Did you know that when you do an A/B test there is a point when it becomes “reliable enough”? And did you know that stopping the test before it gets to that point might give you misleading results?
The “reliability” of A/B test — or any scientific experiment — results is called statistical significance.
If you’re a mathematician, you might hate the way I am going to explain this, but if you’re not a mathematician it should help. :)
Think of it like this: if you had to predict the behaviour of 100 million people based on the first person that does the A/B test, would that be reliable?
Probably not. They could be anybody!
When the second person does it, the odds that those two people represent the majority are still low, but it’s a bit better than just one person.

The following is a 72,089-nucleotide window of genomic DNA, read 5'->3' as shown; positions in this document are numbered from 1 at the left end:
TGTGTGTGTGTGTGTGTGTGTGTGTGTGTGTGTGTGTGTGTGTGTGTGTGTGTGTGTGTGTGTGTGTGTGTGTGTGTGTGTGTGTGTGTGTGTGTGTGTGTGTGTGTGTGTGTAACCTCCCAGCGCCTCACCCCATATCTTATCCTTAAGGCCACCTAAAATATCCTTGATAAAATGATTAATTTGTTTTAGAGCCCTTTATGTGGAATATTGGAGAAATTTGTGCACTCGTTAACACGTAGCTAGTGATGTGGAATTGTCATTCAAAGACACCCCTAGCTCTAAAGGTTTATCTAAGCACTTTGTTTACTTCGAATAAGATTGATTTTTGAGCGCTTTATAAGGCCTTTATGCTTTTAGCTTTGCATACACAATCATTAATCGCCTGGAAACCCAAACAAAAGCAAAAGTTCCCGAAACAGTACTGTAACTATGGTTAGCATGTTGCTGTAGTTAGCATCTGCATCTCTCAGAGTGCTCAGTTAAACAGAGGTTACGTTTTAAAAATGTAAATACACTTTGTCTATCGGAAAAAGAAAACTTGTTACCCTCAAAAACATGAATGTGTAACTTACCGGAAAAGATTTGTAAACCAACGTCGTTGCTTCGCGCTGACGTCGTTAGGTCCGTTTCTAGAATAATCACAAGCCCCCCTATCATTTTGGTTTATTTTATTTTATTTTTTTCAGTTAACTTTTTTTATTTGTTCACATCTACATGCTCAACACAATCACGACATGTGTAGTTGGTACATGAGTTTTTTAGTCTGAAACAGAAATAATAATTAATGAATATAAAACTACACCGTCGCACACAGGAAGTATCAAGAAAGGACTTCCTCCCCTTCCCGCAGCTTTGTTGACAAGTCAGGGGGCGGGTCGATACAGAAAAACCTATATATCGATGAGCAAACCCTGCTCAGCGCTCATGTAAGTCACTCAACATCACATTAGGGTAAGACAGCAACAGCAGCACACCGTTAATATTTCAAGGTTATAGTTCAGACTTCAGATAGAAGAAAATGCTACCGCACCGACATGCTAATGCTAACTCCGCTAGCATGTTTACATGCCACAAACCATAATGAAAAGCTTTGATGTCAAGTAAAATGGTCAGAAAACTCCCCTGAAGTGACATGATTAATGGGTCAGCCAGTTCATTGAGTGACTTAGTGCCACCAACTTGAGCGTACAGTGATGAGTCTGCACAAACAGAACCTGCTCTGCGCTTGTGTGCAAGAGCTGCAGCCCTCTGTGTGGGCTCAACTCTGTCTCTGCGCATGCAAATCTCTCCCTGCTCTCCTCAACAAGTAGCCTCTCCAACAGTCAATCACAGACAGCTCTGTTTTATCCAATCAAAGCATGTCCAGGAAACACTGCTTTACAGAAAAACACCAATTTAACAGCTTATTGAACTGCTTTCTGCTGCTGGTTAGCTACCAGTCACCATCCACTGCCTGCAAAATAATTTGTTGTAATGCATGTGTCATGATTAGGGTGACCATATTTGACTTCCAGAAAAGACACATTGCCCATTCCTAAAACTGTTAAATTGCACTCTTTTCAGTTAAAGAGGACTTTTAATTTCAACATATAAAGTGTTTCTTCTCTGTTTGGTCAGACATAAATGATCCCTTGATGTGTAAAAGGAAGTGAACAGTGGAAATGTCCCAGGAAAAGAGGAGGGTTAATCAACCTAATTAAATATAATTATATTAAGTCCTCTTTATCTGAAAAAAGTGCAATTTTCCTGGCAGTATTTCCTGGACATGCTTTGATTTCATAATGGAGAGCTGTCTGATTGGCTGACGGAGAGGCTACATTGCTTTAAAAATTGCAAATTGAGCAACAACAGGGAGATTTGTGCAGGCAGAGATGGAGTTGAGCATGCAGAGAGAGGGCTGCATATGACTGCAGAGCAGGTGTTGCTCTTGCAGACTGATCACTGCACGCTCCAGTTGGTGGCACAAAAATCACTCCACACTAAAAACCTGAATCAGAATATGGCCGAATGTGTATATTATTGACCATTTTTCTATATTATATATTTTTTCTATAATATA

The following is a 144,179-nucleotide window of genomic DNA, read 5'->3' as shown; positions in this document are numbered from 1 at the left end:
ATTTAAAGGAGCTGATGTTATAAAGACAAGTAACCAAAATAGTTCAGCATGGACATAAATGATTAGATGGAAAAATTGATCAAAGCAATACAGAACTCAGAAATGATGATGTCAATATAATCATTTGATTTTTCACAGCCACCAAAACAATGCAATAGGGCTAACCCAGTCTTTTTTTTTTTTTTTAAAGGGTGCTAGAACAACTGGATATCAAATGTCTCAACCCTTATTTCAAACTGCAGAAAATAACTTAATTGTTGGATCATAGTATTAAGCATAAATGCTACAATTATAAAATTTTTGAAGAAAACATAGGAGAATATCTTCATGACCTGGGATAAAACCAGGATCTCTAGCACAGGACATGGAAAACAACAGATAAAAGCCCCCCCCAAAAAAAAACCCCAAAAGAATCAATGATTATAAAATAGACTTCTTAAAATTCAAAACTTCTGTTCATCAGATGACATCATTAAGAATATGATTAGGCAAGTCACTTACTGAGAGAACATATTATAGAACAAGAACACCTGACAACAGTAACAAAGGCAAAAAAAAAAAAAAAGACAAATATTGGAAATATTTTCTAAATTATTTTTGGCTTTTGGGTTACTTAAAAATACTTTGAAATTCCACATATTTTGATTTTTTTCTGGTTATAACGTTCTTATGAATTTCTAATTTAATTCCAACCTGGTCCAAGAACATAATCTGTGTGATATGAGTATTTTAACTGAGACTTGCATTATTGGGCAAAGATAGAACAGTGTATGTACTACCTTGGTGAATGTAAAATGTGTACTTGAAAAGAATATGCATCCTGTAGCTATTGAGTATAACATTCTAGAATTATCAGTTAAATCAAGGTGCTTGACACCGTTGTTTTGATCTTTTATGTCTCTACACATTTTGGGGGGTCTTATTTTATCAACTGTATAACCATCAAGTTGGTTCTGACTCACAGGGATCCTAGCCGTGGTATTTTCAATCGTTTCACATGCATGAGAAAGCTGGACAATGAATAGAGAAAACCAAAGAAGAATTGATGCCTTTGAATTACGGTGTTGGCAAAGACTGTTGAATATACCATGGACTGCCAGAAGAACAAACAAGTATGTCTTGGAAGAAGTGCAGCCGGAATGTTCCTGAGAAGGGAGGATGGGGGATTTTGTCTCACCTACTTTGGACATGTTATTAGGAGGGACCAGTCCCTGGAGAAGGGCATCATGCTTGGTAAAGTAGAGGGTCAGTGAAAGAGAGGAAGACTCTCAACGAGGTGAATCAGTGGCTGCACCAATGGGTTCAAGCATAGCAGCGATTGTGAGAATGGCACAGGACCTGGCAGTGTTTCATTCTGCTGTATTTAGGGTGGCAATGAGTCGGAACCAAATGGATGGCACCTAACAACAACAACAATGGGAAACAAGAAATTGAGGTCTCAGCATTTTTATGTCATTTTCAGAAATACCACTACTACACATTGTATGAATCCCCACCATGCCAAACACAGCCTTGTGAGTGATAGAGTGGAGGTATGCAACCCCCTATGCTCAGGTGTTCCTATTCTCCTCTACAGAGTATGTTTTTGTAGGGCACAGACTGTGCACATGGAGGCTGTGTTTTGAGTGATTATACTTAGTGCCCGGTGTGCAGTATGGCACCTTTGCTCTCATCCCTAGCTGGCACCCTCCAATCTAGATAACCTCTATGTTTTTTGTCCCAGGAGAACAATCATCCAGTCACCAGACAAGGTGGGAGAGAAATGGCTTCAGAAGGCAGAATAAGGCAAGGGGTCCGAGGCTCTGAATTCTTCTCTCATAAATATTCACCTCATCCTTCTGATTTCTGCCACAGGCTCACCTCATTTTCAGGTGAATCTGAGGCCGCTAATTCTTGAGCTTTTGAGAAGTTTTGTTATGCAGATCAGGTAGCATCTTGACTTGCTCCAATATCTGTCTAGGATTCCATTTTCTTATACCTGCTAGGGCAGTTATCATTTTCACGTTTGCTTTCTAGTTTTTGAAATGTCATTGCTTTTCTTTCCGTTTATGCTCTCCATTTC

After 10 million people have done the A/B test it is probably getting pretty reliable.
Lots of things can affect people the people you’re testing. Maybe they are having a bad day, maybe someone asks them a question while they are on your site, maybe they have used your app a hundred times before, maybe they aren’t in your target group (or maybe they are!).
Statistical significance isn’t true or false. It’s probability. So the A/B test is 20% reliable, or 60%, or 99%, or anything in between.
Go for the big numbers (95+%). It takes longer. It requires more users. And it’s worth it.
Then you know (probably).
The analytics tool usually does all the math for you, so don’t panic… but it is good if you understand the idea. I don’t calculate my own statistical significance, and you probably won’t either, but it helps to know how to think about it.
As they say in the article, just because an A/B test result is reliable doesn’t mean it is important. That’s a whole other conversation.
But it can’t be important if it isn’t reliable.